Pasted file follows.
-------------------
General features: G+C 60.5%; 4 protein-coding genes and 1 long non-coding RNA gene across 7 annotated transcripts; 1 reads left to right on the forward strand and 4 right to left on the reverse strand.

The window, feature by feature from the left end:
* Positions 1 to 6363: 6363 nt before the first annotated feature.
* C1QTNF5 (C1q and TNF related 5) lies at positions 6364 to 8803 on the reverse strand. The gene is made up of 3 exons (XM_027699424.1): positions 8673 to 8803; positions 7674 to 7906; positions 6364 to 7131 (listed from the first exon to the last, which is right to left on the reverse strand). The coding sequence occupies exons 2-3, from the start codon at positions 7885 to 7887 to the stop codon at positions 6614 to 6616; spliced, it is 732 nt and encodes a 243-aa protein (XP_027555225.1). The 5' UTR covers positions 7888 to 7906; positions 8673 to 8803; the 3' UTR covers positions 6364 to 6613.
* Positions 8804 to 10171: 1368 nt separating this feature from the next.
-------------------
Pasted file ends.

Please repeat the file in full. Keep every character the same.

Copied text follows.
General features: G+C 60.5%; 4 protein-coding genes and 1 long non-coding RNA gene across 7 annotated transcripts; 1 reads left to right on the forward strand and 4 right to left on the reverse strand.

The window, feature by feature from the left end:
* Positions 1 to 6363: 6363 nt before the first annotated feature.
* C1QTNF5 (C1q and TNF related 5) lies at positions 6364 to 8803 on the reverse strand. The gene is made up of 3 exons (XM_027699424.1): positions 8673 to 8803; positions 7674 to 7906; positions 6364 to 7131 (listed from the first exon to the last, which is right to left on the reverse strand). The coding sequence occupies exons 2-3, from the start codon at positions 7885 to 7887 to the stop codon at positions 6614 to 6616; spliced, it is 732 nt and encodes a 243-aa protein (XP_027555225.1). The 5' UTR covers positions 7888 to 7906; positions 8673 to 8803; the 3' UTR covers positions 6364 to 6613.
* Positions 8804 to 10171: 1368 nt separating this feature from the next.